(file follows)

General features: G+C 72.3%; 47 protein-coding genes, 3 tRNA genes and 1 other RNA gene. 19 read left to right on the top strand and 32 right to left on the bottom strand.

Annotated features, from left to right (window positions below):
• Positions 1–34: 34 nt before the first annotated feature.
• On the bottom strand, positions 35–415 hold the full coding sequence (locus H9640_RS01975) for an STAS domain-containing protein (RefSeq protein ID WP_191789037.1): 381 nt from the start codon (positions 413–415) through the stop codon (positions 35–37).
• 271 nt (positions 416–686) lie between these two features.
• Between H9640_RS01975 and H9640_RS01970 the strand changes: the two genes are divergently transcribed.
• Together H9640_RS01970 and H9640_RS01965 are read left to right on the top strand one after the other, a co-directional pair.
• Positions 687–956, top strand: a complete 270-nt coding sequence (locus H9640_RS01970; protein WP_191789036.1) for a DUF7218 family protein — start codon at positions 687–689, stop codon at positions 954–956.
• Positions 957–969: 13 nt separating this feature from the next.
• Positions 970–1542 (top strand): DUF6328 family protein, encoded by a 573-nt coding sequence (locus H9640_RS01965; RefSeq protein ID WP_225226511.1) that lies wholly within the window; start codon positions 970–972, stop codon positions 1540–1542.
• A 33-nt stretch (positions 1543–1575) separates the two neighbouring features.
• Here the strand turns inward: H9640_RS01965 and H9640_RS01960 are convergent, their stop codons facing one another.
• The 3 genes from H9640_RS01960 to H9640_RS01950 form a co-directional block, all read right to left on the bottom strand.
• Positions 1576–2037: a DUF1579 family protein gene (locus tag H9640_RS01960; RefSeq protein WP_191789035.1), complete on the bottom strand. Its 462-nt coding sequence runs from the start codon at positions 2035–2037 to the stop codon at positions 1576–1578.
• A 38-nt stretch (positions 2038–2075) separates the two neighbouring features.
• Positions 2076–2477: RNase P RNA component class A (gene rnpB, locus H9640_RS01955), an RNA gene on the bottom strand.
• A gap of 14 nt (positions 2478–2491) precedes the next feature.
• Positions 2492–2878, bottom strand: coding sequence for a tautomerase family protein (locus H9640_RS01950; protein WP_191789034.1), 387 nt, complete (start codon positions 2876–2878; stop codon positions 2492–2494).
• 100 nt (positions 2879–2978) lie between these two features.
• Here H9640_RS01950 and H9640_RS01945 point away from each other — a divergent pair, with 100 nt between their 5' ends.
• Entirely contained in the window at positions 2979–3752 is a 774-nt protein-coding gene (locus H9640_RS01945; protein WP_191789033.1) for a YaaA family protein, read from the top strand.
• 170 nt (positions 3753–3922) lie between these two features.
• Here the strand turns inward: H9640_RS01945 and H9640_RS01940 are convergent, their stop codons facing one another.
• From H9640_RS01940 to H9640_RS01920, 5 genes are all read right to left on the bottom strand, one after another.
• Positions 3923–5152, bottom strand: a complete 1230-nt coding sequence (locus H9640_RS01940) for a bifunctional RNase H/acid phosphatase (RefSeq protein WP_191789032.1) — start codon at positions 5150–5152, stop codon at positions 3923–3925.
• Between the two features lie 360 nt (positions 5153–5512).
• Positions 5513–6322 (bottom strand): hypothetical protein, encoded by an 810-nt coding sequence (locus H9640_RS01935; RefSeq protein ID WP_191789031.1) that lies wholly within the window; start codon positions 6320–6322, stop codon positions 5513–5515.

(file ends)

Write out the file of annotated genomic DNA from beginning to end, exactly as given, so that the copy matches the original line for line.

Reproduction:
General features: G+C 72.3%; 47 protein-coding genes, 3 tRNA genes and 1 other RNA gene. 19 read left to right on the top strand and 32 right to left on the bottom strand.

Annotated features, from left to right (window positions below):
• Positions 1–34: 34 nt before the first annotated feature.
• On the bottom strand, positions 35–415 hold the full coding sequence (locus H9640_RS01975) for an STAS domain-containing protein (RefSeq protein ID WP_191789037.1): 381 nt from the start codon (positions 413–415) through the stop codon (positions 35–37).
• 271 nt (positions 416–686) lie between these two features.
• Between H9640_RS01975 and H9640_RS01970 the strand changes: the two genes are divergently transcribed.
• Together H9640_RS01970 and H9640_RS01965 are read left to right on the top strand one after the other, a co-directional pair.
• Positions 687–956, top strand: a complete 270-nt coding sequence (locus H9640_RS01970; protein WP_191789036.1) for a DUF7218 family protein — start codon at positions 687–689, stop codon at positions 954–956.
• Positions 957–969: 13 nt separating this feature from the next.
• Positions 970–1542 (top strand): DUF6328 family protein, encoded by a 573-nt coding sequence (locus H9640_RS01965; RefSeq protein ID WP_225226511.1) that lies wholly within the window; start codon positions 970–972, stop codon positions 1540–1542.
• A 33-nt stretch (positions 1543–1575) separates the two neighbouring features.
• Here the strand turns inward: H9640_RS01965 and H9640_RS01960 are convergent, their stop codons facing one another.
• The 3 genes from H9640_RS01960 to H9640_RS01950 form a co-directional block, all read right to left on the bottom strand.
• Positions 1576–2037: a DUF1579 family protein gene (locus tag H9640_RS01960; RefSeq protein WP_191789035.1), complete on the bottom strand. Its 462-nt coding sequence runs from the start codon at positions 2035–2037 to the stop codon at positions 1576–1578.
• A 38-nt stretch (positions 2038–2075) separates the two neighbouring features.
• Positions 2076–2477: RNase P RNA component class A (gene rnpB, locus H9640_RS01955), an RNA gene on the bottom strand.
• A gap of 14 nt (positions 2478–2491) precedes the next feature.
• Positions 2492–2878, bottom strand: coding sequence for a tautomerase family protein (locus H9640_RS01950; protein WP_191789034.1), 387 nt, complete (start codon positions 2876–2878; stop codon positions 2492–2494).
• 100 nt (positions 2879–2978) lie between these two features.
• Here H9640_RS01950 and H9640_RS01945 point away from each other — a divergent pair, with 100 nt between their 5' ends.
• Entirely contained in the window at positions 2979–3752 is a 774-nt protein-coding gene (locus H9640_RS01945; protein WP_191789033.1) for a YaaA family protein, read from the top strand.
• 170 nt (positions 3753–3922) lie between these two features.
• Here the strand turns inward: H9640_RS01945 and H9640_RS01940 are convergent, their stop codons facing one another.
• From H9640_RS01940 to H9640_RS01920, 5 genes are all read right to left on the bottom strand, one after another.
• Positions 3923–5152, bottom strand: a complete 1230-nt coding sequence (locus H9640_RS01940) for a bifunctional RNase H/acid phosphatase (RefSeq protein WP_191789032.1) — start codon at positions 5150–5152, stop codon at positions 3923–3925.
• Between the two features lie 360 nt (positions 5153–5512).
• Positions 5513–6322 (bottom strand): hypothetical protein, encoded by an 810-nt coding sequence (locus H9640_RS01935; RefSeq protein ID WP_191789031.1) that lies wholly within the window; start codon positions 6320–6322, stop codon positions 5513–5515.